What is Multiple Sclerosis and How Can I Prove my Disability?
If you live with multiple sclerosis and are unable to work due to an MS-related disability, you might be entitled to disability benefits. MS is a disease in which the medical community knows little regarding its cause or how to best treat it. Doctors do know that it is an autoimmune disease that affects the central nervous system. Signals transmitted along the nerves are slowed or even stopped by damage to what is known as the myelin sheath. In healthy people, myelin helps the nerve impulses travel smoothly throughout the nervous system. This slowing or stopping of the nerve impulses is what causes the MS symptoms. These symptoms include vertigo, depression, fatigue, tremors, bladder dysfunction, reflux, bowel dysfunction, pain, vision problems, muscle weakness, muscle spasm and even possible cognitive impairments.
Multiple Sclerosis is typically diagnosed with an MRI scan. However, an MRI positive finding is not enough to automatically begin receiving disability benefits since many people with a positive MRI will never show symptoms of MS. To be found disabled by the SSA a doctor will need to show that you meet the standard contained in the SSA’s medical impairment listing or that your impairment makes it so that you cannot engage in substantial gainful activity. You will need all your medical records, hospital visits, test results including MRI and RFC forms filled out by you doctor to show your physical or mental limitations in your ability to work.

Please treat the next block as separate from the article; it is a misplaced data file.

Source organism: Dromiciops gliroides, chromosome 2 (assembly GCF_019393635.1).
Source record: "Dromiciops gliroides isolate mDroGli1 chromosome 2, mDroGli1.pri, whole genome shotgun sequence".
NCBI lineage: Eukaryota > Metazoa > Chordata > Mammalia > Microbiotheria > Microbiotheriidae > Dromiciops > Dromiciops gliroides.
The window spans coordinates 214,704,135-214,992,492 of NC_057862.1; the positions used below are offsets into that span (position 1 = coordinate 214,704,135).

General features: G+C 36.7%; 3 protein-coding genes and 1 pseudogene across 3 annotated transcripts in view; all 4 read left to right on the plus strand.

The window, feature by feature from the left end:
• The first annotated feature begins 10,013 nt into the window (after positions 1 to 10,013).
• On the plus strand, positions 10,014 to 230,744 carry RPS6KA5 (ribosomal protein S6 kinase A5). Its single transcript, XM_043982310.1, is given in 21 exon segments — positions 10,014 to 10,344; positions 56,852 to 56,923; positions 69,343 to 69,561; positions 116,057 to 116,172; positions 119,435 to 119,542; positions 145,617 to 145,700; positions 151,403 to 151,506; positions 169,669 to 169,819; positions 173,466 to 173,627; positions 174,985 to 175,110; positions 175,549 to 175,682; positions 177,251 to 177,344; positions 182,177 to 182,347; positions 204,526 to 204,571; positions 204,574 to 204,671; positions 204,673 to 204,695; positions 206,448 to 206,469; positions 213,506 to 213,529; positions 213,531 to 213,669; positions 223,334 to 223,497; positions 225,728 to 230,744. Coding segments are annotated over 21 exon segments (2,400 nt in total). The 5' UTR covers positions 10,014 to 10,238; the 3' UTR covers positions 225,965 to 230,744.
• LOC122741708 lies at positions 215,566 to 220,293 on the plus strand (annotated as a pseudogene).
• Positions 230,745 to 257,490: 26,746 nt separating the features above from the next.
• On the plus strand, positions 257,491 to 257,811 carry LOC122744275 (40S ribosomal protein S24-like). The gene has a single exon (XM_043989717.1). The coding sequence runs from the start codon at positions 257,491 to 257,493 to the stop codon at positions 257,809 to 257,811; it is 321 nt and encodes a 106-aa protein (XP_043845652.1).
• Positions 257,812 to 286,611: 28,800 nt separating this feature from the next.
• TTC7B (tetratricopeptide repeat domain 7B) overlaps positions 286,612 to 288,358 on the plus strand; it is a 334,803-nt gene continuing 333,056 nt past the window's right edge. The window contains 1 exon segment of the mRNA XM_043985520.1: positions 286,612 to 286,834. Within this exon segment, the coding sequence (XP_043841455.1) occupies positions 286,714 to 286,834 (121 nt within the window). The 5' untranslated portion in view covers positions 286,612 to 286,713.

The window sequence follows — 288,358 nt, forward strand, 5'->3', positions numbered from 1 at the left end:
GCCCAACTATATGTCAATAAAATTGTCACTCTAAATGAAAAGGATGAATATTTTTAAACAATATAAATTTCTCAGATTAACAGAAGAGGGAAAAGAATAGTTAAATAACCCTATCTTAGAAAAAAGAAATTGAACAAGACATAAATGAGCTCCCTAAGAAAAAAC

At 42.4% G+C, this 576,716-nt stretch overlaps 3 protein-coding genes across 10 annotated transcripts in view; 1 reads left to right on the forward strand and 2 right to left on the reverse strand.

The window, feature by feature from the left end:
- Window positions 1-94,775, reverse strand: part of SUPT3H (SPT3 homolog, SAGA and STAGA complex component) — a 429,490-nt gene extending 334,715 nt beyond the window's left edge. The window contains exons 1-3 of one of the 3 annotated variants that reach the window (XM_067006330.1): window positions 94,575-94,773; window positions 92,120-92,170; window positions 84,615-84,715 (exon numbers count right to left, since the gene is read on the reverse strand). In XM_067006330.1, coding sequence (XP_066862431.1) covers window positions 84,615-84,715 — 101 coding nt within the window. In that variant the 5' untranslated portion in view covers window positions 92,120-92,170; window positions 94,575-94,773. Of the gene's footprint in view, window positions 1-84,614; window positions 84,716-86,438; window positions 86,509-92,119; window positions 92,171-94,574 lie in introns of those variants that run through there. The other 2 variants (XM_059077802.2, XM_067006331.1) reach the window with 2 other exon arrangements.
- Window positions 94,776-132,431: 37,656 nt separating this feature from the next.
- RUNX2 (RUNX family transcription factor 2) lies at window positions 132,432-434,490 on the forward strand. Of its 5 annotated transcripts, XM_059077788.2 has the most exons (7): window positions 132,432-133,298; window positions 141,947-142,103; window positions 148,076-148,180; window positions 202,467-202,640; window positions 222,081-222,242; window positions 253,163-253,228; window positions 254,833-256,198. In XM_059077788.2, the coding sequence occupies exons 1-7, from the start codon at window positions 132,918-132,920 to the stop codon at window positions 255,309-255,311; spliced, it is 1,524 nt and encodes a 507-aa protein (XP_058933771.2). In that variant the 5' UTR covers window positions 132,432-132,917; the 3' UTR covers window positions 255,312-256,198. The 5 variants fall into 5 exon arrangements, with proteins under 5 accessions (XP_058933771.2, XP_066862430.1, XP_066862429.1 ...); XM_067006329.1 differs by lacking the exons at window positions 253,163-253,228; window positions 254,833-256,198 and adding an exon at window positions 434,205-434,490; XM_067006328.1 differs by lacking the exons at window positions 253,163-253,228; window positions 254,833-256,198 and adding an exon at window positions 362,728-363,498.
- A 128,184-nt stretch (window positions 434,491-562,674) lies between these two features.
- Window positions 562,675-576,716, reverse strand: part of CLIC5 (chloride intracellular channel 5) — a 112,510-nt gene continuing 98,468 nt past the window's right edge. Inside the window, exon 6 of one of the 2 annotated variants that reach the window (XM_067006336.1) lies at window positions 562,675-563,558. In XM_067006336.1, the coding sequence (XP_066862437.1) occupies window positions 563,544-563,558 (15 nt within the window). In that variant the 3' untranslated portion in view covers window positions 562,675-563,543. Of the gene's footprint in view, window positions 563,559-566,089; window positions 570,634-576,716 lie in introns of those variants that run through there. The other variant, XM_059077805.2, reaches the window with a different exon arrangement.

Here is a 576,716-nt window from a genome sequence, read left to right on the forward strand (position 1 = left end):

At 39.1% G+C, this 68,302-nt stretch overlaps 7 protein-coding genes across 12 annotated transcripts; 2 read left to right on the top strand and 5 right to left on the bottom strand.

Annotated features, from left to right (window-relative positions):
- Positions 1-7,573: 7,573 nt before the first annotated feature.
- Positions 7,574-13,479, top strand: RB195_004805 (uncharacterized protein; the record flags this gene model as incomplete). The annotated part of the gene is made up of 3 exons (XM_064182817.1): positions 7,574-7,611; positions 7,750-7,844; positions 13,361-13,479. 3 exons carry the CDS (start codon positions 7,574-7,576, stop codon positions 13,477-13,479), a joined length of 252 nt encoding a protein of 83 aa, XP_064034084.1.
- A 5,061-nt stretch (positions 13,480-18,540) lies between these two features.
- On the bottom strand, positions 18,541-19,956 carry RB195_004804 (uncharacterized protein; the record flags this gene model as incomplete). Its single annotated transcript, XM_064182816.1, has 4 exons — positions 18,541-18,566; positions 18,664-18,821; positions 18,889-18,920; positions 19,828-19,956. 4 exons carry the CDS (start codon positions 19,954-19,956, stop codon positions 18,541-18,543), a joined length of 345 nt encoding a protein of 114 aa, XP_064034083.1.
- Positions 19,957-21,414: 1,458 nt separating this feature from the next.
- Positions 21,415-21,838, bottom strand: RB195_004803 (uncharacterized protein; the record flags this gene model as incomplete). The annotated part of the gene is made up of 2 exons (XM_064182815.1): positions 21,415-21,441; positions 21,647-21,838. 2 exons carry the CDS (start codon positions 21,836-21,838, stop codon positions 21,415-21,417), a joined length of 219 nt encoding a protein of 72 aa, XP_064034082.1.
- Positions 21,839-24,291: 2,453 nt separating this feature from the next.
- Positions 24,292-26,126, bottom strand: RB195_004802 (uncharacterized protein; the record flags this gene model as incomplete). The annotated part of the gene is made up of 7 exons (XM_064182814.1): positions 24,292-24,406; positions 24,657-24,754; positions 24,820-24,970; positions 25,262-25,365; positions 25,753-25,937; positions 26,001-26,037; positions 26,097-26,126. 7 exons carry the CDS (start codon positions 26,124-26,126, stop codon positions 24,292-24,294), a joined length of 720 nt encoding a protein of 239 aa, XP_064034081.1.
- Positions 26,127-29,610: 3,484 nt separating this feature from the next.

Under the MS listing, the SSA considers the following four factors in determining if a person is sufficiently disabled to qualify for Social Security Disability benefits: 1) fatigue; 2) disorganization of motor function; 3) visual impairment; and 4) mental impairment. A sufficient showing under any of these four categories can qualify a claimant for benefits.
The first factor, fatigue, is often the most disabling and sadly, the most overlooked symptom of MS. The exams by the SSA medical consultants rarely properly account for the disabling affect of fatigue on someone suffering from the condition. As a result, fatigue should be documented by keeping a diary of your everyday activities and how they are affected by your fatigue. Medical records can also be a good way to demonstrate severe fatigue if your doctor has done a good job or reporting your complaints of fatigue. Statements from friends or family members who have observed the impact exhaustion has had on your life can also be helpful.
Other important limitations that can be shown to boost your chance of success with a disability claim include the need to use the bathroom frequently, cognitive limitations, dizziness, difficulty using hands, visual limitations, and muscle weakness. Many people with MS also have depression and any limitations from this condition can also be helpful in proving disability.
If you think you may be entitled to Social Security Disability benefits due to MS or other ailments or have questions, call The Law Offices of John T. Nicholson at 1-800-596-1533 for a free consultation today.